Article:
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Hello, dearies! After much squinting and persuasion, your Style Maven is now sporting a new pair of glasses. The frames are lovely; the price tag was anything but. That said, I am indeed delighted to be able to see past the end of my nose again.
I blame texting.
Not for my nose, mind you. That was left up to genetics. No, it’s the new prescription; I’m certain it was caused by text messages. Those tiny little screens make things difficult enough, but when you must wade through the myriad “pls” and “ppl” and “ur” that pepper each electronic missive, I think the eyes give out in protest.
While certain acronyms and abbreviations are usually welcome (CMOS, anyone?), you would be hard-pressed to find an editor willing to give the green light to most of the slang terms found on the Internet today. Though it’s likely to be understood that pls is intended to mean please rather than Polyester Leisure Suit (thank heavens), taking the time to include those apparently tiresome vowels will win brownie points from editors and readers alike.
The Chicago Manual of Style has a lot to say about abbreviations and slang; there are nearly two pages full of reference points listed in the index. While those references focus almost exclusively on strict rules regarding technical, geographic, and medical terms, a fair amount of leeway is given to writers of fiction. Dialect and usage specific to characters and locations are recognized as useful tools for effect, although that usage admittedly falls outside the scope of the CMOS.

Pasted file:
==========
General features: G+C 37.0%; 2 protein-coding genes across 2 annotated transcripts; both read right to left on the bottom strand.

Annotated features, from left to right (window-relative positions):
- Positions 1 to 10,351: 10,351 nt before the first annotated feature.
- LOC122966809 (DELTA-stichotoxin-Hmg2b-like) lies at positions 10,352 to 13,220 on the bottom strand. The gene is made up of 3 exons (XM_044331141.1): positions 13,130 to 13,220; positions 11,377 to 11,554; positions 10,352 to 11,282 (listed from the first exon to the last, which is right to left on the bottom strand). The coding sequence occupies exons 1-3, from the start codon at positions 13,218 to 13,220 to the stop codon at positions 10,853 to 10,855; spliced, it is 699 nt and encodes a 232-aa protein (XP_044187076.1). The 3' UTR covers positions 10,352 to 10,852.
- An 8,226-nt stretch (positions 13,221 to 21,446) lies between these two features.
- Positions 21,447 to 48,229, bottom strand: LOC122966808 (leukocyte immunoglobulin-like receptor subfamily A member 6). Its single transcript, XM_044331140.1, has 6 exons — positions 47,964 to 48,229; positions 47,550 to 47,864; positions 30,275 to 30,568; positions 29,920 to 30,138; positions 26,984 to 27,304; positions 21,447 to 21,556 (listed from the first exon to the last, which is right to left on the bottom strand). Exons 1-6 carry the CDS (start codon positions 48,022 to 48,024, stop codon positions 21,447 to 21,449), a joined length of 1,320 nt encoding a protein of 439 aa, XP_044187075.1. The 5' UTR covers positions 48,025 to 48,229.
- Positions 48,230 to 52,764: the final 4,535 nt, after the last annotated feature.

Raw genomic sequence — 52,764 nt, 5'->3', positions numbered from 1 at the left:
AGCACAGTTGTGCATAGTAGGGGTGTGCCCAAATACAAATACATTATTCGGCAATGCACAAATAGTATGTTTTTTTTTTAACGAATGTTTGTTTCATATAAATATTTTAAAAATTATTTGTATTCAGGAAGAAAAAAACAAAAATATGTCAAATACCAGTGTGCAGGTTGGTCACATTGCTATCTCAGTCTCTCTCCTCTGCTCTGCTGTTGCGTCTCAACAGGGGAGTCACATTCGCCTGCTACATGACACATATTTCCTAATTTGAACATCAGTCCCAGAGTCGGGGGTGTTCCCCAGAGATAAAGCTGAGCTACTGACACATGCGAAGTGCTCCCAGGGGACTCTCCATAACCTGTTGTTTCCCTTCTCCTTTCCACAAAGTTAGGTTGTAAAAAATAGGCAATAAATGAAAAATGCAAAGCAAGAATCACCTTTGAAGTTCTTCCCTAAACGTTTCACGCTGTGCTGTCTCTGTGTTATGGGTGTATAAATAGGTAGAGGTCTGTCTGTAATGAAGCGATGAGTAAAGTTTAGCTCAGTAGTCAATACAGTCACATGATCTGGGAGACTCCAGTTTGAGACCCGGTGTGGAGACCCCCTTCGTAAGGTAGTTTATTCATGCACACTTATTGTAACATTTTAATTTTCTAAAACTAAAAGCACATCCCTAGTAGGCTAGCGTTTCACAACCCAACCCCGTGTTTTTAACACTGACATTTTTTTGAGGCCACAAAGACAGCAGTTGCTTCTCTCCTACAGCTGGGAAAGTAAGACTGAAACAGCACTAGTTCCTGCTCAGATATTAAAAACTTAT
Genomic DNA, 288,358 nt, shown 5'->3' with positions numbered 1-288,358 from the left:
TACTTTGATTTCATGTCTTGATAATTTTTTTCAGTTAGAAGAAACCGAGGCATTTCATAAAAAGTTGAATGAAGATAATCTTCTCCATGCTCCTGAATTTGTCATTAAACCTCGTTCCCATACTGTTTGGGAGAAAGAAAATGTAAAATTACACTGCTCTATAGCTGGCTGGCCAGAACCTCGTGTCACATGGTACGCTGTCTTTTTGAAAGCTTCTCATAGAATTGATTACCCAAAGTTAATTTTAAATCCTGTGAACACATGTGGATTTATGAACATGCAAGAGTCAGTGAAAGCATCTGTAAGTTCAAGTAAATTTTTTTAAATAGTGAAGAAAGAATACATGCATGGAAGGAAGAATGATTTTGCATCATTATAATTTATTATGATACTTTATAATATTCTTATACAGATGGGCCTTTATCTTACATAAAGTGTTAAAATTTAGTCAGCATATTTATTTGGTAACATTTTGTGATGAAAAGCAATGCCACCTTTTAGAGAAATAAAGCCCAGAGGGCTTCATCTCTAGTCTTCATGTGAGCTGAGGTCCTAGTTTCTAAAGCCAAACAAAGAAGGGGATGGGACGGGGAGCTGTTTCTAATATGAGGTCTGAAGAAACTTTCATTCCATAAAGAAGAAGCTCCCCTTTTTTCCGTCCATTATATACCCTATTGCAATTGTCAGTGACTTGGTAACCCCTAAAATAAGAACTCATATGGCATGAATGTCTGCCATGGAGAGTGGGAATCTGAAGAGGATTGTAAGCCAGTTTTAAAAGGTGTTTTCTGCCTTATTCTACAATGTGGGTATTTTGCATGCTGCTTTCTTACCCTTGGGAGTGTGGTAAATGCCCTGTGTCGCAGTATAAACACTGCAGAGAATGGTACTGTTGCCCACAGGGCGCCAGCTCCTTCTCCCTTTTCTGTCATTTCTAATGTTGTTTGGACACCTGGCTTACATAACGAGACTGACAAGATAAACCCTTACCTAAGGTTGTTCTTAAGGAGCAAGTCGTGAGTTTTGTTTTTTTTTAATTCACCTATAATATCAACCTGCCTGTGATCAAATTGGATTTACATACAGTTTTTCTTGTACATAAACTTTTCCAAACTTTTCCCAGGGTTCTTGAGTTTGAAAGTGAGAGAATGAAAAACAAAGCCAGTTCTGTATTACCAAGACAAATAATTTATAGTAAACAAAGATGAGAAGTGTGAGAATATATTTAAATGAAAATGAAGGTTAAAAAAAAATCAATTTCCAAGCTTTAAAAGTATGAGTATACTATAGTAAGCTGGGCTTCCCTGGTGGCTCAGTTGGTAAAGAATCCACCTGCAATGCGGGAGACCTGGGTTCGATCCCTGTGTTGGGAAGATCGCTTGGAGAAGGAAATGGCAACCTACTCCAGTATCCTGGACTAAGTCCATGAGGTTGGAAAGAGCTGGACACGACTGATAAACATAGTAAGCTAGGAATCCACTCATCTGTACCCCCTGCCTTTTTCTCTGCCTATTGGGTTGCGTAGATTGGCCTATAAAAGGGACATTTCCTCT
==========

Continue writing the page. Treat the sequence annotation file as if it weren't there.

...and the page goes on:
As language continues to grow and develop, words and usage drop in and out of favor. Electronic publishing is pushing boundaries in every direction, with novels, articles, and non-fiction pieces of all kinds cropping up online. While I don’t expect to see an entry about the proper use of adorbs in future editions of the CMOS, I’m certain that Internet slang terms will be addressed in-depth at some point.
And won’t we all be plsd about that?
Do tell! What’s your take on Internet slang? Helpful or heinous?